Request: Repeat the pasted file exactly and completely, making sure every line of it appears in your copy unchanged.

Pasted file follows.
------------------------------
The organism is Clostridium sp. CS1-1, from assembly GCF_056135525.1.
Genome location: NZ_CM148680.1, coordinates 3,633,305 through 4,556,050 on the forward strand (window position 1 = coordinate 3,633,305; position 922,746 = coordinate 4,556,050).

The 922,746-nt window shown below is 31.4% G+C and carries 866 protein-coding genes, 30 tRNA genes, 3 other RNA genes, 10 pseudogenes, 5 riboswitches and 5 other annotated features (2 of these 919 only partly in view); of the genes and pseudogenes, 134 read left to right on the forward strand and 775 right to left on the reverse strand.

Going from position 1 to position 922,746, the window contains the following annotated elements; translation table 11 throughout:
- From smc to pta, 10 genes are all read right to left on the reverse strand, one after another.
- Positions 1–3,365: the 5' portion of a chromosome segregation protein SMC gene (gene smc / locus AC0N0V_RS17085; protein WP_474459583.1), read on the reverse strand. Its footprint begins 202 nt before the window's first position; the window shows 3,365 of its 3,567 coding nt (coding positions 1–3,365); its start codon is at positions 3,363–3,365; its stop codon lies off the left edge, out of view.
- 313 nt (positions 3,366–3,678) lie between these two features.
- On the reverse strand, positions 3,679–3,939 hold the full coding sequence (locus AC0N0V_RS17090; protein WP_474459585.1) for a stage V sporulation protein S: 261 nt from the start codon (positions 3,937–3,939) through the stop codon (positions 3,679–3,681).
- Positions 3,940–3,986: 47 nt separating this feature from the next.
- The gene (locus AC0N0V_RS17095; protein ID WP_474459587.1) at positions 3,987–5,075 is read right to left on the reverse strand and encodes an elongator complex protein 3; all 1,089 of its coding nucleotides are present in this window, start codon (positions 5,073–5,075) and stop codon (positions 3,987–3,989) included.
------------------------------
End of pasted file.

The organism is Clostridium sp. CS1-1, from assembly GCF_056135525.1.
Genome location: NZ_CM148680.1, coordinates 3,633,305 through 4,556,050 on the forward strand (window position 1 = coordinate 3,633,305; position 922,746 = coordinate 4,556,050).

The 922,746-nt window shown below is 31.4% G+C and carries 866 protein-coding genes, 30 tRNA genes, 3 other RNA genes, 10 pseudogenes, 5 riboswitches and 5 other annotated features (2 of these 919 only partly in view); of the genes and pseudogenes, 134 read left to right on the forward strand and 775 right to left on the reverse strand.

Going from position 1 to position 922,746, the window contains the following annotated elements; translation table 11 throughout:
- From smc to pta, 10 genes are all read right to left on the reverse strand, one after another.
- Positions 1–3,365: the 5' portion of a chromosome segregation protein SMC gene (gene smc / locus AC0N0V_RS17085; protein WP_474459583.1), read on the reverse strand. Its footprint begins 202 nt before the window's first position; the window shows 3,365 of its 3,567 coding nt (coding positions 1–3,365); its start codon is at positions 3,363–3,365; its stop codon lies off the left edge, out of view.
- 313 nt (positions 3,366–3,678) lie between these two features.
- On the reverse strand, positions 3,679–3,939 hold the full coding sequence (locus AC0N0V_RS17090; protein WP_474459585.1) for a stage V sporulation protein S: 261 nt from the start codon (positions 3,937–3,939) through the stop codon (positions 3,679–3,681).
- Positions 3,940–3,986: 47 nt separating this feature from the next.
- The gene (locus AC0N0V_RS17095; protein ID WP_474459587.1) at positions 3,987–5,075 is read right to left on the reverse strand and encodes an elongator complex protein 3; all 1,089 of its coding nucleotides are present in this window, start codon (positions 5,073–5,075) and stop codon (positions 3,987–3,989) included.